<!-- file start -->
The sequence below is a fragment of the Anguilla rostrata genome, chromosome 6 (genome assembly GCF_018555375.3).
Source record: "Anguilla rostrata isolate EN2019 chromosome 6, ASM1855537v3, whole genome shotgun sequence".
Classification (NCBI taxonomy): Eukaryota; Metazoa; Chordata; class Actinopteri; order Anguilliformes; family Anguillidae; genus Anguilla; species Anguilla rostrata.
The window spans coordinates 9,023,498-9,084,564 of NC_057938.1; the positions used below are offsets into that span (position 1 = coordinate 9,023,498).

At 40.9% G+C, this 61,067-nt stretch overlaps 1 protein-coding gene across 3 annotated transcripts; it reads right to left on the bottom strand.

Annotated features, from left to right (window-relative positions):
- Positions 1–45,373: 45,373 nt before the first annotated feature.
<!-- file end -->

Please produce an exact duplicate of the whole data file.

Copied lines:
The sequence below is a fragment of the Anguilla rostrata genome, chromosome 6 (genome assembly GCF_018555375.3).
Source record: "Anguilla rostrata isolate EN2019 chromosome 6, ASM1855537v3, whole genome shotgun sequence".
Classification (NCBI taxonomy): Eukaryota; Metazoa; Chordata; class Actinopteri; order Anguilliformes; family Anguillidae; genus Anguilla; species Anguilla rostrata.
The window spans coordinates 9,023,498-9,084,564 of NC_057938.1; the positions used below are offsets into that span (position 1 = coordinate 9,023,498).

At 40.9% G+C, this 61,067-nt stretch overlaps 1 protein-coding gene across 3 annotated transcripts; it reads right to left on the bottom strand.

Annotated features, from left to right (window-relative positions):
- Positions 1–45,373: 45,373 nt before the first annotated feature.